Marie St. Germain-Louis walked next door to a garden where a plant with broad leaves was growing. She leaned over and rubbed one of the plant’s long stalks.

“See this one here, the collard greens?” she said. “If nobody else picks that, I will make that for Thanksgiving this year.”

Odds are, Thanksgiving tables across New Orleans will be drawing more than ever from this type of hyper-local bounty, thanks to both a growing vogue for raising and eating local produce and post-Katrina programs that put vacant lots into use as gardens. The New Orleans Redevelopment Authority has leased at least 80 such gardens through its Growing Green program, which selects lots that are oddly shaped or located in less desirable locations.

Urban farming outfits like Okra Foods and Langlois have jumped at the opportunity to transform some of them into gardens. Sankofa, a local nonprofit, has established a community garden, an orchard and a fresh produce market on NORA-owned lots.

A group called Green Light New Orleans took over the long, narrow vacant lot on Cambronne Street next to St. Germain-Louis’ home two years ago after signing a lease and agreeing to pay NORA $250 a year in rent.

Today, after much digging and mulching, planting and watering, Green Light and its volunteers have transformed the empty lot into a lush space that serves partly as a community garden. Neighbors can pick whatever they want in the front, unfenced section.

There’s also a teaching garden on the lot, part of Green Light’s effort to impart the skills necessary to create postage-stamp-sized vegetable and herb gardens in yards across the city. So far, the nonprofit has installed more than 400 of its small, four-foot-square gardens in New Orleans yards.

Residents are eligible for a garden if they have a spot in their yard that receives at least six hours of sun a day and they pledge to plant vegetables, herbs or edible flowers such as nasturtiums or calendula. They also have to attend one class in the teaching garden to learn how to plant and care for the vegetation.

To publicize the project, Green Light volunteers have been placing cards on doorknobs citywide with a drawing of a small vegetable garden on the front. “Dear Neighbor,” the cards read. “You might know Green Light New Orleans as ‘the light bulb people,’ but that’s not all we do.”

The reference is to Green Light’s beginnings in 2006, when musician Andreas Hoffmann decided to offset his band’s carbon footprint by installing long-lasting, energy-efficient light bulbs in New Orleans homes. To date, he and teams of volunteers have installed 552,000 of the bulbs in more than 25,000 area houses, offsetting an estimated 250 million pounds of carbon dioxide.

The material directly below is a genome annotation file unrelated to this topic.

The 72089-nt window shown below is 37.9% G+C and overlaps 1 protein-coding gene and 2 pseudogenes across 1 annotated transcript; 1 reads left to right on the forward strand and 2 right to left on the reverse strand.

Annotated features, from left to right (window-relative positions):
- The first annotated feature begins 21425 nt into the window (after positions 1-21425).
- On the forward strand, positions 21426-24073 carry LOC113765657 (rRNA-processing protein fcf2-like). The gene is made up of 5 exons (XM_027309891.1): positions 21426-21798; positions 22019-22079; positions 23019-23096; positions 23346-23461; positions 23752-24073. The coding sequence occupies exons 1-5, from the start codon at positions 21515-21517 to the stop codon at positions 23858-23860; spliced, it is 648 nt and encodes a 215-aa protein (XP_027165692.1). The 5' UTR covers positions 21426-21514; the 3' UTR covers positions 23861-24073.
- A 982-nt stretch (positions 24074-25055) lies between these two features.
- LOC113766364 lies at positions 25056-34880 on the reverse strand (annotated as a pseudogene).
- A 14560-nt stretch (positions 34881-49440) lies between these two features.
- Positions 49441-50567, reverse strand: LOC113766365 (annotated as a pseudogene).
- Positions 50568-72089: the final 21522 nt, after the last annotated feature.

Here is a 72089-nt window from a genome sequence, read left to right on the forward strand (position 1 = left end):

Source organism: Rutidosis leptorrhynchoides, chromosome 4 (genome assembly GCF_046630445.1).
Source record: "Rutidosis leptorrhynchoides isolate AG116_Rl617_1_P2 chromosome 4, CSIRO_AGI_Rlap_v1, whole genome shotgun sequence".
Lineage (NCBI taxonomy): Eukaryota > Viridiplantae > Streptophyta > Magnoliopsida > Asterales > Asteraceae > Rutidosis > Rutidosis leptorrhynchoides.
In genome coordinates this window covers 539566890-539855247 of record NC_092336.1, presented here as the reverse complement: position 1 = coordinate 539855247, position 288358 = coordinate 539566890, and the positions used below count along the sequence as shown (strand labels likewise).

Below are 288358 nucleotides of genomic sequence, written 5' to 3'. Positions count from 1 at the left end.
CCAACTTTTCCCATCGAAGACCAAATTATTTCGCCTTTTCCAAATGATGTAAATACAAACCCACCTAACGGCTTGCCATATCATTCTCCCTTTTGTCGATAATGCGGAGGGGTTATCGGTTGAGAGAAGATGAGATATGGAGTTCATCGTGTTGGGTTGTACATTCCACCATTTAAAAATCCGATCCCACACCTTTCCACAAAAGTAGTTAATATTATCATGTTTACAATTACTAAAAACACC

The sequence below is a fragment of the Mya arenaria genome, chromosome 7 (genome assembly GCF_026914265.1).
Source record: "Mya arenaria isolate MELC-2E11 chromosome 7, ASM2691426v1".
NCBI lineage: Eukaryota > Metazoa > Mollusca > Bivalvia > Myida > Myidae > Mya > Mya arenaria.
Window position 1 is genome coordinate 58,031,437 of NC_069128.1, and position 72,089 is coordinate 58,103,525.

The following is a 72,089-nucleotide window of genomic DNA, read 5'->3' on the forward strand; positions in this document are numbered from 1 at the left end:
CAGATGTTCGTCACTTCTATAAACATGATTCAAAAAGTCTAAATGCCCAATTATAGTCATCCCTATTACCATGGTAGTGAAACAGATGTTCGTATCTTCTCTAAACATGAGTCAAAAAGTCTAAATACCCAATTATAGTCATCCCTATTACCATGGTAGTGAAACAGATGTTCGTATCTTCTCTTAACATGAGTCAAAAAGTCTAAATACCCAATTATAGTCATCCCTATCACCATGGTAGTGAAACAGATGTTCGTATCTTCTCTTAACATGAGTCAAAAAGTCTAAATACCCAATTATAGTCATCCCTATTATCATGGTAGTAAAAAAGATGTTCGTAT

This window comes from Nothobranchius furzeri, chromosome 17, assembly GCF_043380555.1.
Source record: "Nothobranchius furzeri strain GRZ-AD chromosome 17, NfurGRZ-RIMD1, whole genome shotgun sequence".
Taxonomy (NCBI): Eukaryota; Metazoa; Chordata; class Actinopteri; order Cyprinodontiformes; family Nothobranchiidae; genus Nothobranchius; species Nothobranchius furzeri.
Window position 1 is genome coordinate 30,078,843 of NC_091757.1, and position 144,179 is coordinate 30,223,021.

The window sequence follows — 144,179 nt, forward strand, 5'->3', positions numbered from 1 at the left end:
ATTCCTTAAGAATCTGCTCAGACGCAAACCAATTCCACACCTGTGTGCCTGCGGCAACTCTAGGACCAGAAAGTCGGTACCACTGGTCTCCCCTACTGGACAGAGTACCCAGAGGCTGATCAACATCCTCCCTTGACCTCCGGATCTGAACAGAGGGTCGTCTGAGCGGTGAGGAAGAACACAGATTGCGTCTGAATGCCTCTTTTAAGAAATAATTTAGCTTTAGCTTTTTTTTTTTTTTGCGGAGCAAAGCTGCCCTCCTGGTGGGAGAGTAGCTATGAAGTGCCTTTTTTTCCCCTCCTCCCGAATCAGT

Through that work, Hoffmann, like many post-Katrina do-gooders, found that he and his teams were welcomed into people’s homes in a way that went far beyond light bulbs. “I started to understand that it was a social project,” he said.

He hopes to makes the same sort of social connections, and environmental strides, by creating gardens. If the nonprofit receives continued financial support, Hoffmann can see placing 10,000 vegetables gardens in area yards over the next decade.

The idea intrigues Kristen Lonon, who came to a Monday afternoon class in the teaching garden. Lonon, a landscape architecture student at LSU, plans to volunteer for the project and wants to install one of the gardens in her mother’s yard in New Orleans East.

For Hoffmann, 54, the project is the culmination of a long-standing interest in sustainable farming. (His 1999 album “Basil for Nino” recounts conversations he had while delivering basil to a Carrollton neighborhood restaurateur.)

Recently, Hoffmann studied permaculture — short for permanent agriculture — design in Cuba, where farmers learned to live sustainably without imported fertilizer and tractor parts because of the United States trade embargo, he said.

A conversation with Hoffmann might touch on how to transplant a tomato seedling or the so-called “edible town” in Germany where city-owned property is sown with edible plants and townspeople can pick whatever they want for their tables.

St. Germain-Louis, 58, has become a key part of the Cambronne Street garden. Green Light uses her electricity and water, reimbursing her each month. In turn, she and other neighbors can pick herbs and vegetables there.

She also takes pride in keeping the Green Light staff healthy with her specialty teas, which she delivers to the garden in a thermal pitcher that typically contains garden ingredients such as mint, lemongrass and basil, brewed along with anise, cinnamon and ginger — ingredients said to keep arthritis and head colds at bay, she said.

St. Germain-Louis said having a garden at their fingertips has proved extremely useful, noting that they can simply run next door, instead of spending time and money going to a grocery store.

“It’s here for us,” she said. “I’m very thankful God sent this our way.”